FacebookTwitterGoogle+RedditEmail

Redeeming the Magdalene

by JOE ALLEN

Despite the best efforts of the Catholic Church and the panning of the film by most movie critics, large crowds packed last weekend’s opening of The Da Vinci Code.

According to media reports, it’s had the second-largest opening ever internationally. The film, directed by Hollywood stalwart Ron Howard, will likely mirror the success of the international bestselling novel–the more it’s attacked by churches and the right wing, the larger the crowds that go see it.

The Da Vinci Code stars Tom Hanks as American professor Robert Langdon, Audrey Tautou as Paris detective Sophie Neveu and Ian McKellen as a British aristocrat obsessed with the suppressed history of Christianity.

The film revolves around the unraveling of “the greatest cover-up in history’–that the Catholic Church suppressed its knowledge that Jesus Christ was a mortal man married to Mary Magdalene (slandered as a prostitute by the Church) and fathered children with her. Jesus wanted Mary, not Peter, to carry on his work and that the descendents of Mary and Jesus live among us to this very day, protected by a secret society known as the Priory of Scion.

These descendents are hunted by Opus Dei, a secretive order of the Catholic Church that is also trying to destroy the last remnants of the Church’s suppressed history. These remnants were hidden by the great inventor, artist and Priory member Leonardo Da Vinci and are known to only a few chosen successors. One successor is Sophie’s grandfather, the curator of the Louvre, whose murder begins the book and movie.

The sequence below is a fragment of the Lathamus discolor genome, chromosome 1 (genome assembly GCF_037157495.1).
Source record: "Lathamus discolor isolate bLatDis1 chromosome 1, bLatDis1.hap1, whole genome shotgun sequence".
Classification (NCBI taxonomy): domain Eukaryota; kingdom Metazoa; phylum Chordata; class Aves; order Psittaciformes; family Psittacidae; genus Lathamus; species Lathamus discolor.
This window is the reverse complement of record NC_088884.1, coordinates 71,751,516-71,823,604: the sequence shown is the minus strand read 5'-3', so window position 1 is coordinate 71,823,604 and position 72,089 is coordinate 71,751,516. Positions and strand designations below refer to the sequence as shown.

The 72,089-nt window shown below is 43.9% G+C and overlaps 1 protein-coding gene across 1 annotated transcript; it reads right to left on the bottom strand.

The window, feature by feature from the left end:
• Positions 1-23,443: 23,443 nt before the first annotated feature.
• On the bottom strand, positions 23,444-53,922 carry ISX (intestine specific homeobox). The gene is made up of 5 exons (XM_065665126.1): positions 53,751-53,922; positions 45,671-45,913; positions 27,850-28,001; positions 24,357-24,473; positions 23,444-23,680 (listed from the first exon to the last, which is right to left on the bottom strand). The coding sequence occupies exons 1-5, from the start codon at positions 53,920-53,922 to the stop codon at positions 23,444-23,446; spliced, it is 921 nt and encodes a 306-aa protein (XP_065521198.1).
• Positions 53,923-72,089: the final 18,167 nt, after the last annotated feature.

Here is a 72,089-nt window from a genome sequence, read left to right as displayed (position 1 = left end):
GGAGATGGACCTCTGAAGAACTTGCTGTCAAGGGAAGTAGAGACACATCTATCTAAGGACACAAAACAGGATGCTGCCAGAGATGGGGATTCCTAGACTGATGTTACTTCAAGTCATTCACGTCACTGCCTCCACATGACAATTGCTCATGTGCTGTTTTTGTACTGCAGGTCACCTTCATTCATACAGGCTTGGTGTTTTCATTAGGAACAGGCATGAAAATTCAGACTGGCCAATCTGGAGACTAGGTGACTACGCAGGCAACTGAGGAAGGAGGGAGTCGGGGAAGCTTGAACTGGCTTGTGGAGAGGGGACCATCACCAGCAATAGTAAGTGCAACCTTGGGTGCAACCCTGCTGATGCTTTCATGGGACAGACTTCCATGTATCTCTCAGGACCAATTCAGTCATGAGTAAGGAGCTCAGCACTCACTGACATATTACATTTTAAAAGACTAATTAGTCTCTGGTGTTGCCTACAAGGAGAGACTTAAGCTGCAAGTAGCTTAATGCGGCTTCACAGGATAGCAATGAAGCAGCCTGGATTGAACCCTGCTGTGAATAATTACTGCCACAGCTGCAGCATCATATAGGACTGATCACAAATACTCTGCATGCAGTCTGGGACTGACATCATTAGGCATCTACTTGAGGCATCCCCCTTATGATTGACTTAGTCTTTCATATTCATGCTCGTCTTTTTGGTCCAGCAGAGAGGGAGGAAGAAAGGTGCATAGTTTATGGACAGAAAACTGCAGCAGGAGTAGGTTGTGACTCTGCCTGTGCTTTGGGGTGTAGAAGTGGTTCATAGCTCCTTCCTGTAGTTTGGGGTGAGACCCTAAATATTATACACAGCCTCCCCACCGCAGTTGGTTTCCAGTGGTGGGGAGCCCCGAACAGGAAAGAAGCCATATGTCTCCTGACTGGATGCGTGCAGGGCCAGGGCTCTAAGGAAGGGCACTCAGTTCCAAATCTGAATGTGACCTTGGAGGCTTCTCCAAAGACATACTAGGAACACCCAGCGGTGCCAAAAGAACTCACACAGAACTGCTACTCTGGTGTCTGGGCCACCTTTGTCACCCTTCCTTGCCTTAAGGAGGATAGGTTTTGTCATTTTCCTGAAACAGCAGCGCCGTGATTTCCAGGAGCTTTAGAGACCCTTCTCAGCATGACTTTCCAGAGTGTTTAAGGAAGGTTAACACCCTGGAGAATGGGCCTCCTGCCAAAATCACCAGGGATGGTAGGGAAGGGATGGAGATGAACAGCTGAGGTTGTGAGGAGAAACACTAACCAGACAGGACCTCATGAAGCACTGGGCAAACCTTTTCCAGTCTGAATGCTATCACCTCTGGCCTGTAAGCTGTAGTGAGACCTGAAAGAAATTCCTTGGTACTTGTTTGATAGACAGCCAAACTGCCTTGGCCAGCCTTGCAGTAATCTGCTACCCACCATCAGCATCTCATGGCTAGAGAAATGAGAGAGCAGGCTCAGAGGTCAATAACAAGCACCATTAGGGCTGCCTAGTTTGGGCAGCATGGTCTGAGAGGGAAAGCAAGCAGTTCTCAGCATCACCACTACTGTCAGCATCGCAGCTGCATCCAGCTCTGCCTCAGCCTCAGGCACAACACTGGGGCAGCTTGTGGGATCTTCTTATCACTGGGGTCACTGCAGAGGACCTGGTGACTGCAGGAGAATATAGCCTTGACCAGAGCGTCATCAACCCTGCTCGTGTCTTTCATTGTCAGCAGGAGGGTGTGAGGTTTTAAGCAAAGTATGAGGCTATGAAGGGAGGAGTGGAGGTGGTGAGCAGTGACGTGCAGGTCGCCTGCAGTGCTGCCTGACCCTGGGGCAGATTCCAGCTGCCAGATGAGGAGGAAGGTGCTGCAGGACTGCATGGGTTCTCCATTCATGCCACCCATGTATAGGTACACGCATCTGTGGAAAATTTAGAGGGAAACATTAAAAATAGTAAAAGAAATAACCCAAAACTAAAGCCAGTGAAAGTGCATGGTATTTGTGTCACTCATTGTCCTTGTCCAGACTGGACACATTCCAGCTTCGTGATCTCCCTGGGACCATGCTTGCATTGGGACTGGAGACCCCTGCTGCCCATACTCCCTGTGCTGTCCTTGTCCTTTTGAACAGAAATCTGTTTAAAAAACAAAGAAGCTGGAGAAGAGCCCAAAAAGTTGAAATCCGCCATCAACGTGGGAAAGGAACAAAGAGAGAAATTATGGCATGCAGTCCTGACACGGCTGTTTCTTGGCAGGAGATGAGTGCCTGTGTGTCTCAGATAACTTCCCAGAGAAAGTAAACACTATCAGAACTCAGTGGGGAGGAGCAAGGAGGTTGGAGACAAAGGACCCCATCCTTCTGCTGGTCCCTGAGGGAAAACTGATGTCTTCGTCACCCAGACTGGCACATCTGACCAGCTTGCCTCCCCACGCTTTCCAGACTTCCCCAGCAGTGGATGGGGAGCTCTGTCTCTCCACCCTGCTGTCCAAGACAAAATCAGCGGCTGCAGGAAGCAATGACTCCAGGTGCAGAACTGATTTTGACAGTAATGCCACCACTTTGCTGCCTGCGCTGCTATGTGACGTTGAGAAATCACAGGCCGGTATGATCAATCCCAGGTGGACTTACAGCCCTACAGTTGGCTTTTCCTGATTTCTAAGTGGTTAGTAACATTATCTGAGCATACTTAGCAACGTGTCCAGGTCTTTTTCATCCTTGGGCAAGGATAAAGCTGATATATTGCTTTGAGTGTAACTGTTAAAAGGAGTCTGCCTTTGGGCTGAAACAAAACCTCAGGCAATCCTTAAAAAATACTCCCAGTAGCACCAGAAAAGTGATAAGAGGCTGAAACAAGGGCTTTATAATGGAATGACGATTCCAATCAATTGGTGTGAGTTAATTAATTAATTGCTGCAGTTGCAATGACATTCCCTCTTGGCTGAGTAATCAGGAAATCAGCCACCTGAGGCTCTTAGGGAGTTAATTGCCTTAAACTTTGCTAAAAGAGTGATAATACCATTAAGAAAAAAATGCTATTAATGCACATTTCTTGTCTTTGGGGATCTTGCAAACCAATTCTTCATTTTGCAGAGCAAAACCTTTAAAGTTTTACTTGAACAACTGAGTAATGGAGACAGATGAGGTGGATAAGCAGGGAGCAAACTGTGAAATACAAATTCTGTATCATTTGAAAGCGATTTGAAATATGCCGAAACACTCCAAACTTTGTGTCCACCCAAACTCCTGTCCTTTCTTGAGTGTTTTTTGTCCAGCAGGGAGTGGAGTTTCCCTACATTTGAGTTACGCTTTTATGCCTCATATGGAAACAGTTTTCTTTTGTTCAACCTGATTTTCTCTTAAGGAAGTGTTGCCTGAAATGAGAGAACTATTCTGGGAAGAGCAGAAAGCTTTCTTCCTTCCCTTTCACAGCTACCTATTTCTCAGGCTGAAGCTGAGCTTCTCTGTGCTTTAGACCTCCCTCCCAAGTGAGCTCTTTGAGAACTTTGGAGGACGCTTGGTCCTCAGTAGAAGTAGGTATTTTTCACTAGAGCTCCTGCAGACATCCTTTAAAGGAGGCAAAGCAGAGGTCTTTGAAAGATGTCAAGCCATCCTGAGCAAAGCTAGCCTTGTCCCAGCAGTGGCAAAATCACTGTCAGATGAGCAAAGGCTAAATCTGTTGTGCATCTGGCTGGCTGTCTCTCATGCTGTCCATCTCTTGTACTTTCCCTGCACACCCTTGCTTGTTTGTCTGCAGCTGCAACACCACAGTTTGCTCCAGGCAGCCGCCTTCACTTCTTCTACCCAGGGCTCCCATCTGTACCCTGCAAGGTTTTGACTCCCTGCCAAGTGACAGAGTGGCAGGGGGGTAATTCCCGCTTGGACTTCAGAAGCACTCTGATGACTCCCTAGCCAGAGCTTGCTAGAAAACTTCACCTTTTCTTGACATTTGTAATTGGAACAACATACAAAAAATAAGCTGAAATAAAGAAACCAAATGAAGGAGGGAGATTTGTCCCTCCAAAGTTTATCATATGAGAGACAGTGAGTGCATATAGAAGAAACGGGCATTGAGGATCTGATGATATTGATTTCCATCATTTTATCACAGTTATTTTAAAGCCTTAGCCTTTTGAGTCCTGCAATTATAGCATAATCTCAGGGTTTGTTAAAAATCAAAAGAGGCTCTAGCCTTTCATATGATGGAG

This well-made thriller closely follows the book in presenting a story that is a mixture of historical facts, Medieval myths and real debates about Christianity’s history. It’s essentially a treasure hunt for adults with secret codes, hidden meanings, murder and political intrigue. It’s a good read and fun to watch on the big screen.

The film and the book are also very liberal in their social attitudes, particularly the treatment of women in Church history. But, in the end, the book and the film are really pot-boiler thrillers, so why have they so engendered the wrath of the Christian churches, particularly, the Catholic Church?

Most of the mainline churches have denounced the book and the film. Some have even organized picketing of the movie, like here in Chicago. Responding to the attacks on his film, Howard declared, “This is entertainment, not theology.’

It may be, but it touches upon issues that the Catholic Church would rather remain closed to public discussion. The Da Vinci Code reveals to many Christians things that are not taught in Sunday School: that Christianity became the religion of the Roman Empire because of the political needs of the pagan emperor Constantine; that there were many Gospels that were not included in the Bible because they didn’t serve the needs of the Church; that many of the early followers of Jesus considered him a prophet but not divine.